Author Topic: Does it matter?  (Read 1134 times)

  • Key343
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Does it matter?
« on: April 19, 2015, 03:44:46 PM »
When you use different strings does it matter? Will it change the sound?

Re: Does it matter?
« Reply #1 on: April 20, 2015, 06:34:49 PM »
Steel and nylon strings do indeed have different sounds. It’s the difference between say, a Rodrigo y Gabriela song (classical guitars, therefore nylon) and a song like "Golden Teeth and Silver Medals" by A Camp which sounds brighter and more crisp. To play most contemporary music you’ll probably want steel strings, though they’re harder on the fingers than nylon strings.

Re: Does it matter?
« Reply #2 on: May 03, 2015, 05:01:13 PM »
I didn't even know that was a thing. I'm such a guitar newbie. LOL.

  • LoveAsArson
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Re: Does it matter?
« Reply #3 on: May 06, 2015, 11:55:19 AM »
I know this thread is kind of old but I wanted to point out that different types of strings definitely matter from my experience playing electric guitar. For example, I play a Fender Jaguar through a vintage Twin Reverb which is an extremely bright set up. I felt like my guitar had too much treble so I switched to a higher gauge string which made a huge difference. Thicker strings are less bright so they lower the treble response a little bit which can lead to a thicker sound. While I have normal nickel wound strings on my guitar now, I used to have it set up for flat wound strings which provided a more warm sound. Even ignoring the sound differences, different types of string can effect how you play the guitar. Some people like lower gauge strings because they're easier to bend. Others like higher gauge strings because they don't break as easily.

It's really worth trying different strings out the more you get into playing guitar. It's a cost effective way to make a guitar sound better to your ears.

Re: Does it matter?
« Reply #4 on: May 10, 2015, 03:19:55 AM »
I know this thread is kind of old but I wanted to point out that different types of strings definitely matter from my experience playing electric guitar. For example, I play a Fender Jaguar through a vintage Twin Reverb which is an extremely bright set up. I felt like my guitar had too much treble so I switched to a higher gauge string which made a huge difference. Thicker strings are less bright so they lower the treble response a little bit which can lead to a thicker sound. While I have normal nickel wound strings on my guitar now, I used to have it set up for flat wound strings which provided a more warm sound. Even ignoring the sound differences, different types of string can effect how you play the guitar. Some people like lower gauge strings because they're easier to bend. Others like higher gauge strings because they don't break as easily.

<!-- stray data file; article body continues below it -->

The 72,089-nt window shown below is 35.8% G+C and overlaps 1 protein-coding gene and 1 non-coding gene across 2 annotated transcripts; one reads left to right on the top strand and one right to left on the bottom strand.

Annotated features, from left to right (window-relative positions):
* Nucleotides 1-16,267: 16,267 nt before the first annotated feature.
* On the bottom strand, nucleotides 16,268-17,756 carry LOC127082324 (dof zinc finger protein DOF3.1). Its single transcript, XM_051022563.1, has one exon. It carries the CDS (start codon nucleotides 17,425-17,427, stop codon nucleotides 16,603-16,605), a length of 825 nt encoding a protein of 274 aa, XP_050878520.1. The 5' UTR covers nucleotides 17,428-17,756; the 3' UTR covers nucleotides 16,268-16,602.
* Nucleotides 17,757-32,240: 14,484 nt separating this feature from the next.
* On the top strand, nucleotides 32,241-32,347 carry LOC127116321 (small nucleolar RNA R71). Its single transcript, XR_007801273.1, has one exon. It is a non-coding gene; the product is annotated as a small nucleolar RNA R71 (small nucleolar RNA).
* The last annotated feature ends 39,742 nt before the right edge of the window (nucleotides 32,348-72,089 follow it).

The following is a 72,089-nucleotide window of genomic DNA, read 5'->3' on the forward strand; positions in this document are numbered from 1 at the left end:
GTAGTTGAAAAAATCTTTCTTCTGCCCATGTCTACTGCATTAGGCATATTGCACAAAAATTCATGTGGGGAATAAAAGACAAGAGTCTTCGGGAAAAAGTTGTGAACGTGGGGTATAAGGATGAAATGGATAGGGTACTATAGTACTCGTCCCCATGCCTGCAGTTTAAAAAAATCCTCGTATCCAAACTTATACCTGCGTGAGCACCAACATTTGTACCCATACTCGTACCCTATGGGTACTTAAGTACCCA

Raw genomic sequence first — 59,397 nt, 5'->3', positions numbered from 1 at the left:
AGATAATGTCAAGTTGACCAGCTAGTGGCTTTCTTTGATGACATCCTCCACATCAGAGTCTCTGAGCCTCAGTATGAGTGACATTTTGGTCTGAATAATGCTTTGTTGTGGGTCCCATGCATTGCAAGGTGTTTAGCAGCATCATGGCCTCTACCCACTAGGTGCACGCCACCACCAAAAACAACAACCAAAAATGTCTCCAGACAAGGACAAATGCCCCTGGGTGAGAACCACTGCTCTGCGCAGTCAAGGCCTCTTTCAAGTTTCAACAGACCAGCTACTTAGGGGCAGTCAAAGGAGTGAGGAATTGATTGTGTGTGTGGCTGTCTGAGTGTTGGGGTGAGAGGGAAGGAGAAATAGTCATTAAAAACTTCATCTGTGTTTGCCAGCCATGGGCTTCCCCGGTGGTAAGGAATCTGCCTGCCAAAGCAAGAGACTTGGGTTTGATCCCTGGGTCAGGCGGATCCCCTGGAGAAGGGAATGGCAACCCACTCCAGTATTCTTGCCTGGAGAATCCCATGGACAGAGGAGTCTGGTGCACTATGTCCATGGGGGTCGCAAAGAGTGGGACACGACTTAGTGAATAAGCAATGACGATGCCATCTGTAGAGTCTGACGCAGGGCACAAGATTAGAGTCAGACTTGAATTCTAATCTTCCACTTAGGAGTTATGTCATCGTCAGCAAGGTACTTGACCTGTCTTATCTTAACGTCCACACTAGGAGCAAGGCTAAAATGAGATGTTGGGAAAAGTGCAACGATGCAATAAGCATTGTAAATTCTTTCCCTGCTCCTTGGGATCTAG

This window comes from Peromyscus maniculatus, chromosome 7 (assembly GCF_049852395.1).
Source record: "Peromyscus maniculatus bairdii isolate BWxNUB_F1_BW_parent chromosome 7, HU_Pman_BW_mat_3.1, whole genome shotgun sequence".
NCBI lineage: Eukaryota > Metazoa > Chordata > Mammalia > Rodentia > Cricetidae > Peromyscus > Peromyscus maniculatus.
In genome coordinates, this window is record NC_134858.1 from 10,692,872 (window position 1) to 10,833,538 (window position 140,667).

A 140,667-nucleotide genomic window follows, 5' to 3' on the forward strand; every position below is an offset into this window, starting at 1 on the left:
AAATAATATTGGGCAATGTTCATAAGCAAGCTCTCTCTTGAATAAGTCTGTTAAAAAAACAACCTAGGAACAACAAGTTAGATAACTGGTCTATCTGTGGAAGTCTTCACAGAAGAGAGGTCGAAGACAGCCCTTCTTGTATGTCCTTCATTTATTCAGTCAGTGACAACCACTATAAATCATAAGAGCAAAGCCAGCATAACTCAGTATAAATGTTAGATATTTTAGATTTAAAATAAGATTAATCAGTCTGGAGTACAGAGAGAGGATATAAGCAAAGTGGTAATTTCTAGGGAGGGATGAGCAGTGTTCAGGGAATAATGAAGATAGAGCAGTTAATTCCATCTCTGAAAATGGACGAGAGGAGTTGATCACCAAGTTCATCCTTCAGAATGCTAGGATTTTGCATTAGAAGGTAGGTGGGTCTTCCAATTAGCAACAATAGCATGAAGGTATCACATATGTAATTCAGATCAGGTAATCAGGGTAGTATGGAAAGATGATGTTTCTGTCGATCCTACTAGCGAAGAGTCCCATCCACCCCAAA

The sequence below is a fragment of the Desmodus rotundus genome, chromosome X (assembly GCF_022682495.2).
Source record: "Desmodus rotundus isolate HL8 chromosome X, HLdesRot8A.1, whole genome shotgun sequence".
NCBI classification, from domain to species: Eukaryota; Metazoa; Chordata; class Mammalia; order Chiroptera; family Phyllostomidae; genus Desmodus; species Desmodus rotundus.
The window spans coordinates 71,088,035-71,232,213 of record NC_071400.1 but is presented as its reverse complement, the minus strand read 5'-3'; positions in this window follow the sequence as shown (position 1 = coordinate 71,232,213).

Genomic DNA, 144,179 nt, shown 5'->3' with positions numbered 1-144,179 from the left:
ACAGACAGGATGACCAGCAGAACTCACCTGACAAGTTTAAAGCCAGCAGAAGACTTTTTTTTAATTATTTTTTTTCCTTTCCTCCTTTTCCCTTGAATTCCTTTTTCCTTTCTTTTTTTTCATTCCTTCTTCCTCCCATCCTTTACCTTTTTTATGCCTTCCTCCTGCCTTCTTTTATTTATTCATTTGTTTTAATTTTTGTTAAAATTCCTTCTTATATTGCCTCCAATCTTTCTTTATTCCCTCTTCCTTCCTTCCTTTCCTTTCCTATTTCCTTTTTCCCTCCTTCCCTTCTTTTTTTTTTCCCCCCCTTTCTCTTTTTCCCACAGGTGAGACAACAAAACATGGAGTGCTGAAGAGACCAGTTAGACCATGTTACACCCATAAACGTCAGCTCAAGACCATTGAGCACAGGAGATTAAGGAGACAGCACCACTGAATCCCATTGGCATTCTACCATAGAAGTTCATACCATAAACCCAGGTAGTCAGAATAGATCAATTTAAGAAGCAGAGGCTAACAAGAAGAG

It's really worth trying different strings out the more you get into playing guitar. It's a cost effective way to make a guitar sound better to your ears.

Couldn't agree more!
Much of what I like to play as a guitarist is metal, and I can't stress enough how much more satisfying it is for me to have nice, thick strings. Indeed, they are more durable for all that furious picking, but man, the sound I got from those strings in those hard, heavy riffs made all the difference.
Thinner, brighter strings by contrast, really made my sound pop when I recorded some old black metal project; so that said, it can be a great tool to use depeding on what you want to play and can also allow your playing some versatility, so definitely experiment with strings and see what works for you or what strings you can match to a sound/genre or set of techniques you're looking to work with.

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Re: Does it matter?
« Reply #5 on: May 10, 2015, 11:03:46 AM »
Exactly. A lot of people don't give thought to the type of strings they use. I've commonly heard other guitar players tell me they buy Brand X strings because that's what they've always bought or that's what came on the guitar. Swapping string types is one of the easiest and most cost effective way of changing your guitar's tone. That one simple step can make your guitar sound way better than it did before. It could save you from buying a new guitar.

  • tasha
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Re: Does it matter?
« Reply #6 on: May 11, 2015, 05:48:20 AM »
It does change the sound a little as well as using the plectrum on certain guitars too. A fender plectrum used on an acoustic guitar can even alter the sound.
Use the correct tools for the job if you want to be taken seriously as a musician. if you are not sure what to use ask someone to help you because there are different strengths etc that can effect your play.

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Re: Does it matter?
« Reply #7 on: May 11, 2015, 12:38:16 PM »
Yeah, honestly just go to a guitar shop and tell them what kind of music you're looking to play and what guitar you have. They will steer you in the right direction. I know it can be confusing looking at different packs of strings that don't really give you any indication of what kind of music they're meant to play. It's probably also always a good idea to change your strings when you're thinking about it since they don't last nearly as long as a lot of people think.  I really need to put a set on soon because I have a show coming up.

Re: Does it matter?
« Reply #8 on: May 17, 2015, 05:43:16 PM »
Yes, it absolutely does matter and it makes a big difference. Acoustic strings and electric strings are different, with there being two types of acoustic strings; steel (for dreadnought guitars) and nylon (for classical guitars). When playing acoustic I much prefer steel strings. However, I'm mainly a lead guitar and for me to be able to play properly I absolutely have to use gauge .09 Ernie Ball Slinky's.